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Civil Disobedience and Other Essays (The…

Civil Disobedience and Other Essays (The Collected Essays of Henry David… (original 1849; edition 2005)

by Henry David Thoreau

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Civil Disobedience and Other Essays is a collection of some of Henry David Thoreau's most important essays. Contained in this volume are the following essays: Civil Disobedience, Natural History of Massachusetts, A Walk to Wachusett, The Landlord, A Winter Walk, The Succession of Forest Trees, Walking, Autumnal Tints, Wild Apples, Night and Moonlight, Aulus Persius Flaccus, Herald of Freedom, Life Without Principle, Paradise (to be) Regained, A Plea for John Brown, The Last Days of John Brown, After the Death of John Brown, The Service, Slavery in Massachusetts, and Wendell Phillips Before Concord Lyceum.… (more)
Title:Civil Disobedience and Other Essays (The Collected Essays of Henry David Thoreau)
Authors:Henry David Thoreau
Info:Digireads.com (2005), Paperback, 188 pages
Collections:Your library
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Civil Disobedience and Other Essays by Henry David Thoreau (1849)



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Honest not as good as I was hoping. They claim he was an anarchist, clearly that meant something different in his day than in ours. ( )
  fulner | Oct 9, 2018 |
Interesting to read about Thoreau's very brief time in prison and the effect it had on him. ( )
  AJBraithwaite | Aug 14, 2017 |
"There will never be a really free and enlightened State until the State comes to recognize the individual as a higher and independent power, from which all its own power and authority are derived, and treats him accordingly."

So concluded Henry David Thoreau in his seminal essay, "Civil Disobedience". Originally titled "Resistance to Civil Government", it was later published as "On the Duty of Civil Disobedience" because it was written in part as an answer to William Paley's "Of the Duty of Civil Obedience". This is somewhat confusing, however, since Thoreau makes it quite clear that he does NOT believe civil disobedience to be a duty, but rather thought it proper for people to be primarily concerned with the business of living: "I came into this world, not chiefly to make this a good place to live in, but to live in it, be it good or bad." He said only that one should resist when failure to do so brings harm to others: "It is not a man's duty, as a matter of course, to devote himself to the eradication of any, even the most enormous wrong; he may still properly have other concerns to engage him; but it is his duty, at least, to wash his hands of it, and, if he gives it no thought longer, not to give it practically his support. If I devote myself to other pursuits and contemplations, I must first see, at least, that I do not pursue them sitting upon another man's shoulders. I must get off him first, that he may pursue his contemplations too." (And even then he refrained from judging those who failed to resist out of, for example, fear of the consequences to their families.) (See Wendy McElroy's essay on "Civil Disobedience", particularly the penultimate section, "A duty to resist?").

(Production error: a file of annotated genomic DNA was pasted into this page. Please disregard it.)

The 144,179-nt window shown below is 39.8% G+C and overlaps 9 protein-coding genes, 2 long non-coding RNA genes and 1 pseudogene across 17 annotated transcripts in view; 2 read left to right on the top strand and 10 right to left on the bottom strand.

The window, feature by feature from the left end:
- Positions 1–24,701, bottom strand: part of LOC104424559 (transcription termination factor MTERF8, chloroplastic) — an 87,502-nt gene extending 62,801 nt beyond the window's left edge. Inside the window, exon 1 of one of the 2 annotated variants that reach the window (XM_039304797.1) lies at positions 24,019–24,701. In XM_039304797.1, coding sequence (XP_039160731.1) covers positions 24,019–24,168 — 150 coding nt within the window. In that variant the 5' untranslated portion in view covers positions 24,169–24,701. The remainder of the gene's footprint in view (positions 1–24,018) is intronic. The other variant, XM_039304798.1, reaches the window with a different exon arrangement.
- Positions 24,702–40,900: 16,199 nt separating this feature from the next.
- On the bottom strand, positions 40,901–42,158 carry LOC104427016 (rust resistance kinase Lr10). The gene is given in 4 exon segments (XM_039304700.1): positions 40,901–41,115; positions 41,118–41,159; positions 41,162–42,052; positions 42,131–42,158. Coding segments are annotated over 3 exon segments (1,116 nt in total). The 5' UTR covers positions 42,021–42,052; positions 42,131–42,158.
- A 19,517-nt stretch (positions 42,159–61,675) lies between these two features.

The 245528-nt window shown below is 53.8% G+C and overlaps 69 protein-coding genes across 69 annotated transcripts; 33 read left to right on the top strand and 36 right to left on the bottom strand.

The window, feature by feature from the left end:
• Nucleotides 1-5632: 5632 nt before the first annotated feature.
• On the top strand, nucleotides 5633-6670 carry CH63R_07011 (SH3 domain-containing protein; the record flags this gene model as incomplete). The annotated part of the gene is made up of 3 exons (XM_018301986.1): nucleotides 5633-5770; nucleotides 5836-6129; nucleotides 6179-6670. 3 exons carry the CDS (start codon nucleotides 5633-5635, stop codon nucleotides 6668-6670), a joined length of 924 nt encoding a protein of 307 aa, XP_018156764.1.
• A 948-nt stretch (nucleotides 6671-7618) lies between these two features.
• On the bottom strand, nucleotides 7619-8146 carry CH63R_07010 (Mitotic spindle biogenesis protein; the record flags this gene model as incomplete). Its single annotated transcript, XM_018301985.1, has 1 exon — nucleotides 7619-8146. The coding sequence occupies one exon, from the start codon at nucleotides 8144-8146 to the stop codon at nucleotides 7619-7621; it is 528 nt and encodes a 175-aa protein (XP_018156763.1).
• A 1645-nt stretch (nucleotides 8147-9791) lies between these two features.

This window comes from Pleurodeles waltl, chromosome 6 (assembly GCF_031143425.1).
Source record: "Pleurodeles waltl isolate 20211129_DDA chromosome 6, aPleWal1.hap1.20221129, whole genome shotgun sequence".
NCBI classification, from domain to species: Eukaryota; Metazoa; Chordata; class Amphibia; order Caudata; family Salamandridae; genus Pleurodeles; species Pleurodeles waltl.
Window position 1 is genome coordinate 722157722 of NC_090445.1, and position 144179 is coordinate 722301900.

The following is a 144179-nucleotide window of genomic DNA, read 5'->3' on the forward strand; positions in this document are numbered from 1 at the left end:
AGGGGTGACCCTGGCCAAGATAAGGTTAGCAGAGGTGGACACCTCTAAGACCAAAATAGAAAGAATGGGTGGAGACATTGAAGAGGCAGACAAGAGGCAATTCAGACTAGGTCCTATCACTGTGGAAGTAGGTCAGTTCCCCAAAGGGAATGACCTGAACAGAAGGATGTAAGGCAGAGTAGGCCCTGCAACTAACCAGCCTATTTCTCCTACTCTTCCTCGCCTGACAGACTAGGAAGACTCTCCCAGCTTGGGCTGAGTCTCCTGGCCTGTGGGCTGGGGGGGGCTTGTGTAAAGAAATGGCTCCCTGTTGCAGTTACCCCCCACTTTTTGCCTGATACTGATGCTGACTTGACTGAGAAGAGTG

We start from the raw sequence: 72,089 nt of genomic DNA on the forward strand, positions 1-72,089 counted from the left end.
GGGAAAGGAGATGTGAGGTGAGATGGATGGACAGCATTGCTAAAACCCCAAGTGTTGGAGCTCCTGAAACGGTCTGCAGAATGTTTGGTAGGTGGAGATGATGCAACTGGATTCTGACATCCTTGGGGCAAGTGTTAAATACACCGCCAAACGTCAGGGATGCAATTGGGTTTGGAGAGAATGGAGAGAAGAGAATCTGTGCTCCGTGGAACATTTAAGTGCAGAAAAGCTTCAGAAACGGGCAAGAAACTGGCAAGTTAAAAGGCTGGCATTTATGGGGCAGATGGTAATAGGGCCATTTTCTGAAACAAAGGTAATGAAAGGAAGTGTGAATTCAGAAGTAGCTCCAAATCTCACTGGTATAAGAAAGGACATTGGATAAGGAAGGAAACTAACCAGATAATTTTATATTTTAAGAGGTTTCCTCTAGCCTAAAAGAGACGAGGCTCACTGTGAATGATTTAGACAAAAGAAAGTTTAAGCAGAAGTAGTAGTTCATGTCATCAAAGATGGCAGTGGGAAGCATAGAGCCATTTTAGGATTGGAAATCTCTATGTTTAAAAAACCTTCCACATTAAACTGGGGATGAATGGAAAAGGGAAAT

Really, the best way to review "Civil Disobedience" is to let Thoreau speak for himself. A few more key passages, starting with this early one expressing a clearly true, but rarely practiced, idea: "I think that we should be men first, and subjects afterward. It is not desirable to cultivate a respect for the law, so much as for the right."

"The mass of men serve the state thus, not as men mainly, but as machines, with their bodies.... In most cases there is no free exercise whatever of the judgment or of the moral sense.... Yet such as these even are commonly esteemed good citizens.... A very few, as heroes, patriots, martyrs, reformers in the great sense, and men, serve the state with their consciences also, and so necessarily resist it for the most part; and they are commonly treated as enemies by it."

"All men recognize the right of revolution; that is, the right to refuse allegiance to, and to resist, the government, when its tyranny or its inefficiency are great and unendurable. But almost all say that such is not the case now. But such was the case, they think, in the Revolution of '75. If one were to tell me that this was a bad government because it taxed certain foreign commodities brought to its ports, it is most probable that I should not make an ado about it, for I can do without them. All machines have their friction; and possibly this does enough good to counterbalance the evil. At any rate, it is a great evil to make a stir about it. But when the friction comes to have its machine, and oppression and robbery are organized, I say, let us not have such a machine any longer."